In a study funded by Autism Speaks, Hendren and others are also conducting a double-blind placebo-controlled trial of subcutaneous methyl-B12 on metabolic and behavioral measures in children with autism. “We have reported some of our early findings in poster sessions, which suggested a strong trend towards positive outcomes for a subgroup of about one-third of the kids,” he said.
For children with ASD and GI problems, Hendren suggests that probiotics and pancreatic digestive enzymes are worth considering. Hendren and his team are involved in a phase 3 randomized, double-blind, placebo-controlled trial of a pancreatic enzyme to treat core symptoms of autism.
Lofthouse and his team are specifically looking at neurofeedback for ASD. There are only 3 randomized controlled trials and 1 double-blind and 1 single-blind, said Lofthouse. He added that while there are few scientifically rigorous studies on neurofeedback for ASD, “because of the EEG abnormalities associated with ASD, it has a lot of potential.”
The reviewed studies found significant improvements in neuropsychological set-shifting skills, sustained attention, speech/language communication, and sociability, among other areas.5-8
A recently published NIH study of 112 children suggested that some children might possibly outgrow autism. Fein and colleagues9 studied 34 children identified as optimal outcome, who had received a diagnosis of autism in early childhood but went on to function as well as other children in their classes; 44 who were “high-functioning”; and 34 who were typically developing children.
The 34 optimal outcome participants “had a clear documented history of ASD, yet no longer met criteria for an ASD as per the Autism Diagnostic Observation Schedule and clinical judgment,” they concluded. Lofthouse commented, “I don’t doubt that some kids can grow out of it. It is a relatively new area and finding.”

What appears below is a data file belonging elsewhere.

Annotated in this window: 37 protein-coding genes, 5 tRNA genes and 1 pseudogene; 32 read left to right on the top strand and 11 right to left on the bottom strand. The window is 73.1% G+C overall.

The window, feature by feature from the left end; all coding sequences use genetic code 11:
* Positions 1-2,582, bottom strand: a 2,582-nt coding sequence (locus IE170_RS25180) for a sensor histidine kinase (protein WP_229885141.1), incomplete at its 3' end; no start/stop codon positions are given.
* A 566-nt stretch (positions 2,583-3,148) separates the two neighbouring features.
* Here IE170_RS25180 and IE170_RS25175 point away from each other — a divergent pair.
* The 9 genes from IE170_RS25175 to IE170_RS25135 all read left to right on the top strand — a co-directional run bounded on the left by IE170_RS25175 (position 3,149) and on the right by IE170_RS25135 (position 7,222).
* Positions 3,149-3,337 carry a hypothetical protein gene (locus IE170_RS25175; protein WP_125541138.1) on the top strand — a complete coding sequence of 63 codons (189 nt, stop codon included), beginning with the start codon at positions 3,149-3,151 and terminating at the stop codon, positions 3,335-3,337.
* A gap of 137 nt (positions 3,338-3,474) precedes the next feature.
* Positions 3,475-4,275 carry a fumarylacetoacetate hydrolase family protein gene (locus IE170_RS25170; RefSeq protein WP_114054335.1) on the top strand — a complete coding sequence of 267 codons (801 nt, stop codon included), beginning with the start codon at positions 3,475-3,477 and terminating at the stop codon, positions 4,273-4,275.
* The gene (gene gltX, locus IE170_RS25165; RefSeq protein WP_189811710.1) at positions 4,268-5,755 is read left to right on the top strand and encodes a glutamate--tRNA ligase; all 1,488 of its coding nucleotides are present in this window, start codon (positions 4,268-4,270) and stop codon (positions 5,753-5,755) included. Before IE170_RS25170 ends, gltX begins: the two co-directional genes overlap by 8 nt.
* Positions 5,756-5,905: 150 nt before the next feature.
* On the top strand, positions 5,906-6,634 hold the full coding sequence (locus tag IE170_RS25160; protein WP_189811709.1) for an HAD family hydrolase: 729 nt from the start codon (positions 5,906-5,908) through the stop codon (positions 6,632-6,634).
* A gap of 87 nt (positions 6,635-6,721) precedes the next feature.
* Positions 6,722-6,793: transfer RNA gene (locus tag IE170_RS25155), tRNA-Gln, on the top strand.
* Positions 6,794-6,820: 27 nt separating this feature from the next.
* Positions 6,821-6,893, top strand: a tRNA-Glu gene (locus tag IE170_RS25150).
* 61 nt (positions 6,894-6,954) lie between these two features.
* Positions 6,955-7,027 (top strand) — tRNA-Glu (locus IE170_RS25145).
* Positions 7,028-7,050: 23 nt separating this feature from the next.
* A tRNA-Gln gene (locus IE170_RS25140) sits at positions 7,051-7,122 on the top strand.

“Some of these kids that grew out of autism may have done so because they had really excellent treatment early on,” he added. “At this point we don’t know which kids will outgrow these disorders and which kids won’t. . . . When they are having symptoms that are impairing their lives, the safe bet is to immediately treat them with the best conventional treatments. . . . These kids are moving targets, their brains are constantly developing, so it is important to reassess them periodically to see if their impairments have lessened and whether they still require a particular type and frequency of treatment, regardless of whether it is a CAT, a prescription drug, or other form of therapy.”
1. Lofthouse N, Hendren R, Hurt E, et al. A review of complementary and alternative treatments for autism spectrum disorders. Autism Res Treat. 2012 Nov 28; [Epub]. doi:10.1155/2012/870391.
2. Hanson E, Kalish LA, Bunce E, et al. Use of complementary and alternative medicine among children diagnosed with autism spectrum disorder. J Autism Dev Disord. 2007;37:628-636.
3. Rossignol DA, Frye RE. Melatonin in autism spectrum disorders: a systematic review and meta-analysis. Dev Med Child Neurol. 2011;53:783-792.
4. Bent S, Bertoglio K, Ashwood P, et al. A pilot randomized controlled trial of omega-3 fatty acids for autism spectrum disorder. J Autism Dev Disord. 2011;41:545-554.
5. Coben R, Linden M, Myers TE. Neurofeedback for autistic spectrum disorder: a review of the literature. Appl Psychophysiol Biofeedback. 2010;35:83-105.
6. Holtmann M, Steiner S, Hohmann S, et al. Neurofeedback in autism spectrum disorders. Dev Med Child Neurol. 2011;53:986-993.
7. Pineda JA, Brang D, Hecht E, et al. Positive behavioral and electrophysiological changes following neurofeedback training in children with autism. Res Autism Spectr Disord. 2008;2:557-581.
8. Kouijzer MEJ, van Schie HT, de Moor JMH, et al. Neurofeedback treatment in autism. Preliminary findings in behavioral, cognitive, and neurophysiological functioning. Res Autism Spectr Disord. 2010;4:386-399.
9. Fein D, Barton M, Eigsti IM, et al. Optimal outcome in individuals with a history of autism. J Child Psychol Psychiatry. 2013;54:195-205.